(3) Measurement Results

The measurement results are shown in Table 1 below; measured D-dimer values and measured H-FABP values differed widely among the individual diseases.

The groups of subjects were compared by Mann-Whitney U-test. As a result, for D-dimer, significant differences were observed at a significance level of 1% between the acute myocardial infarction group (AMI), and the type A acute aortic dissection group (A-AAD) and the type B acute aortic dissection group (B-AAD), and a significant difference was observed at a significance level of 5% between the type A acute aortic dissection group and the type B acute aortic dissection group.

For H-FABP, a significant difference was observed at a significance level of 1% between the acute myocardial infarction group and the type B acute aortic dissection group, and between the type A acute aortic dissection group and the type B acute aortic dissection group.

TABLE 1
D-dimer and H-FABP concentrations in blood from patients
with individual diseases
Concentrations in blood
Patients (mean ± standard deviation)
(name of Number of D-dimer H-FABP
disease) patients (μg/mL) (ng/mL)
Type A acute 21 62.3 ± 78.7 21.0 ± 24.0
aortic
dissection
Type B acute 22 22.0 ± 45.6 6.54 ± 4.12
aortic
dissection
Acute 34 0.51 ± 0.56 51.8 ± 77.8
myocardial
infarction
(AMI)

Mann-Whitney U-Test:

D-dimer; AMI v. A-AAD p < 0.001
AMI v. B-AAD p < 0.001
A-AAD v. B-AAD p = 0.0389
H-FABP; AMI v. A-AAD p = 0.7816
AMI v. B-AAD p < 0.001
A-AAD v. B-AAD p = 0.00117

Example 2 Distinguishment Among Individual Diseases-1 (1) Establishing a D-Dimer Cutoff Value

For the measured values obtained in Example 1, ROC curve analysis was performed using the ROC analytical software program “MedCalc” (trade name, Med Calc Software Company [Belgium]), and a D-dimer cutoff value that makes it possible to distinguish between the acute aortic dissection group and the acute myocardial infarction group was established. The value calculated from the ROC curve (FIG. 2) was 2.4 μg/mL.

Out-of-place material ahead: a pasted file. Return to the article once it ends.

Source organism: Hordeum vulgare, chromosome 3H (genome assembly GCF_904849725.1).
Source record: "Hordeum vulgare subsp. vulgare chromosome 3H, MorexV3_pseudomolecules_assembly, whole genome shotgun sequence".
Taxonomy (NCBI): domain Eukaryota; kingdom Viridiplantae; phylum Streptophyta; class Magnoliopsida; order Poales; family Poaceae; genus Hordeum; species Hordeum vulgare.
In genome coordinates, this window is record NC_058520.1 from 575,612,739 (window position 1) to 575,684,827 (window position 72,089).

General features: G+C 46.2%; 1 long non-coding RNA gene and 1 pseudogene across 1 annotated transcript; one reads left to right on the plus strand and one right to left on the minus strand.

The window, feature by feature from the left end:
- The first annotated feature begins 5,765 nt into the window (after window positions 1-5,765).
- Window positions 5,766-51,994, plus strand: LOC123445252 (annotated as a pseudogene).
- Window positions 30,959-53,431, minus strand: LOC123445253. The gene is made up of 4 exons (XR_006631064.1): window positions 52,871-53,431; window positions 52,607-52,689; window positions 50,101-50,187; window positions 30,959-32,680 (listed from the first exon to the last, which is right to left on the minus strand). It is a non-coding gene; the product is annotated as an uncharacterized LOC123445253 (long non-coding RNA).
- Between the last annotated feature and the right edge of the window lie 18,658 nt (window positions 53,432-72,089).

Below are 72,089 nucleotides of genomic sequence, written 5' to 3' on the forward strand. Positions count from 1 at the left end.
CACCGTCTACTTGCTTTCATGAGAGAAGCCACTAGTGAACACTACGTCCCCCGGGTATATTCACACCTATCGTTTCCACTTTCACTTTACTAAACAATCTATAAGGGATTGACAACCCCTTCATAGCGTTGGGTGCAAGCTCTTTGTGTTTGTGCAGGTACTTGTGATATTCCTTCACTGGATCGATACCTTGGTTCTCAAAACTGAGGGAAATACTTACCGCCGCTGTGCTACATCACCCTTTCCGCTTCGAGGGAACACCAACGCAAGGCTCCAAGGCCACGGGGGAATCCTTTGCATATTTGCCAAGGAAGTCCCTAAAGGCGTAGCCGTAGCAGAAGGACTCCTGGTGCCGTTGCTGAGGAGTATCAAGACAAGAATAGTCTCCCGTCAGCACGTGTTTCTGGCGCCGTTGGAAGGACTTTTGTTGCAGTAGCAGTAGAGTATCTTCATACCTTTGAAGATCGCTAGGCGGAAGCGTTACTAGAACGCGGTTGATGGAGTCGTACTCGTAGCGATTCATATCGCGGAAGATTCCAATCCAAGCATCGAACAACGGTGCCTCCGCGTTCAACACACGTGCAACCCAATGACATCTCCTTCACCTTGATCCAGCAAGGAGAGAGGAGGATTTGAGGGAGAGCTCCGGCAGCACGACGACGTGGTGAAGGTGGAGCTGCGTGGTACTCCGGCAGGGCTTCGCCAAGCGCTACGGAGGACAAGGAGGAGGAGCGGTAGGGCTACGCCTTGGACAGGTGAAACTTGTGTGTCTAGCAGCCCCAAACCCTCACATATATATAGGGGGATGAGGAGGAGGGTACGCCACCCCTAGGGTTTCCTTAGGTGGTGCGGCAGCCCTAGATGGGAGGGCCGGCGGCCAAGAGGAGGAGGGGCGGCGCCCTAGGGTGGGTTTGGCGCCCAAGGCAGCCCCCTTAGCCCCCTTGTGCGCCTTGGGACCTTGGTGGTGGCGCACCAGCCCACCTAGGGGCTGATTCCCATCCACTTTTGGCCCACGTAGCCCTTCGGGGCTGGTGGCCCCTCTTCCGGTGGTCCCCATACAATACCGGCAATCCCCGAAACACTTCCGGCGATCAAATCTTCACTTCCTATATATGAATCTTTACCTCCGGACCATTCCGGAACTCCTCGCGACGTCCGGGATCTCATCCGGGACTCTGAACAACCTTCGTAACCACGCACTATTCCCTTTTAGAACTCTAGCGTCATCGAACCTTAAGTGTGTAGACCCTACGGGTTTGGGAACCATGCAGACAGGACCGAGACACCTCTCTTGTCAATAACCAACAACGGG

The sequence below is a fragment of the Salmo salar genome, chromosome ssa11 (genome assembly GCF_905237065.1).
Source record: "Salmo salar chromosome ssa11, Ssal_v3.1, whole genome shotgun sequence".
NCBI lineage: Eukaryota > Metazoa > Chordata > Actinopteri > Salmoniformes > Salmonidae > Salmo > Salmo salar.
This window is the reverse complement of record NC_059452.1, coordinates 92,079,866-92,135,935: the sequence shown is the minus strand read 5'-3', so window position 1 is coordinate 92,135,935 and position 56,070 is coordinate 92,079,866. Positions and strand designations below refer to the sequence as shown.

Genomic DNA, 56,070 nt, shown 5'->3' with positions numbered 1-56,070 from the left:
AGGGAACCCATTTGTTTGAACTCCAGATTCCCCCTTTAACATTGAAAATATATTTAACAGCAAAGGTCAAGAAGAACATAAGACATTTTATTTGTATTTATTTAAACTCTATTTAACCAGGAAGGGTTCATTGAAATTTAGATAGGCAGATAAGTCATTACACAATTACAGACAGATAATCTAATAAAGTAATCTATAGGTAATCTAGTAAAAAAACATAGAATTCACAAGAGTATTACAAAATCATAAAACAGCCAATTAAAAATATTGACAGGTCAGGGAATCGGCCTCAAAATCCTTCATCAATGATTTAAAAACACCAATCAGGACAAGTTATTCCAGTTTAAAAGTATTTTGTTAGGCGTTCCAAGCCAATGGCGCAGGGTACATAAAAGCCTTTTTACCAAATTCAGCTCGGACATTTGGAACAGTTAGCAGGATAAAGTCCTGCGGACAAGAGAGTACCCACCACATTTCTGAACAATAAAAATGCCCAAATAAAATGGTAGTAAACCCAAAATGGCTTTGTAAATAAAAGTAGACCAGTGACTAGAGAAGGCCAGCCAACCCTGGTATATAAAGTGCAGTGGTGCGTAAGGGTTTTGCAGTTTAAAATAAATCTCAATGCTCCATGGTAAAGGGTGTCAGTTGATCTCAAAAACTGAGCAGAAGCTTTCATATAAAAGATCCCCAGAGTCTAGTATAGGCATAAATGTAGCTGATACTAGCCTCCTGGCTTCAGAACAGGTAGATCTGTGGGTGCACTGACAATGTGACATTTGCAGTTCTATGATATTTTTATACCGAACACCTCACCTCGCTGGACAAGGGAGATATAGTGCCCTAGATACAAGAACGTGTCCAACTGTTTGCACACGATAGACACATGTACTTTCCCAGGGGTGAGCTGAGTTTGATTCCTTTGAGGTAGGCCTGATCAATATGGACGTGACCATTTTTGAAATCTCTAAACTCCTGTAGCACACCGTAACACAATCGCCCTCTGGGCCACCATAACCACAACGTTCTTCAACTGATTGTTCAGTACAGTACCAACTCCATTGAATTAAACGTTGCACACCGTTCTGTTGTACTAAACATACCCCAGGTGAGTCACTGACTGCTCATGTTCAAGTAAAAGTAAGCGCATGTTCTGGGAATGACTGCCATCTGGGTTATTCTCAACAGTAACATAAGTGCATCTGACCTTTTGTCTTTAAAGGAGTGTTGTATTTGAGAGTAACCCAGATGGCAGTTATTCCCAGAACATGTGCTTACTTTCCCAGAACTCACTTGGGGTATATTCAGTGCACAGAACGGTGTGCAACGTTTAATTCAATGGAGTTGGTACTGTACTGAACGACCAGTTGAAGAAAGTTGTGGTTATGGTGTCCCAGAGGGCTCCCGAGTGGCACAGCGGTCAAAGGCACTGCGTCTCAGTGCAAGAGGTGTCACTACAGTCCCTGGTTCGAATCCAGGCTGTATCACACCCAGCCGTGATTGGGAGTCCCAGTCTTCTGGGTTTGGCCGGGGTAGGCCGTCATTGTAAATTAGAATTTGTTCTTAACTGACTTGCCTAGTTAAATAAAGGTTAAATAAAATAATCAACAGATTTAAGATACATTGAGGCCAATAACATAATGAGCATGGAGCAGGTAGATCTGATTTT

(2) Establishing an H-FABP Cutoff Value

For the measured values obtained in Example 1, an H-FABP cutoff value that makes it possible to distinguish between the group consisting of the acute myocardial infarction group and the Stanford type A acute aortic dissection group and the Stanford type B acute aortic dissection group was established. The value calculated from the ROC curve (FIG. 3) was 6.7 ng/mL.

(3) Calculation of Diagnostic Efficiency

Diagnostic efficiency was calculated from the measured values obtained in Example 1 using the cutoff values obtained in (1) and (2) above as the criteria, and a comparison was made with cases of each marker used alone.

“Diagnostic efficiency” is the ratio of the sum of the number of true positive cases and the number of true negative cases to the total number of all cases examined. As the diagnostic efficiency value increases, the diagnostic criteria specified for diagnosing a disease are capable of more accurately diagnosing the disease. Diagnostic efficiency is calculated on the basis of diagnostic sensitivity (true positive rate) and diagnostic specificity (true negative rate).

TABLE 2
Diagnostic Efficiency of the Present Invention for
Individual Diseases (77 Patients in Total) (Compared
with Cases of Each Marker Used Alone)
Diagnostic
sensitivity
(%)
Diagnostic Diagnostic Diagnostic
Target criteria efficiency specificity
disease D-dimer H-FABP (%) (%)
Type A Positive 72.7 85.7 (18/21)
acute (56/77) 67.9 (38/56)
aortic Positive Positive 84.4 76.2 (16/21)
dissection (65/77) 87.5 (49/56)
Type B Positive 68.8 77.3 (17/22)
acute (53/77) 65.5 (36/55)
aortic Positive Negative 81.8 45.5 (10/22)
dissection (63/77) 96.4 (53/55)
Acute Positive 57.1 76.5 (26/34)
myocardial (44/77) 41.9 (18/43)
infarction Negative Positive 87.0 76.5 (26/34)
(67/77) 95.3 (41/43)
D-dimer cutoff value: 2.4 μg/mL
H-FABP cutoff value: 6.7 ng/mL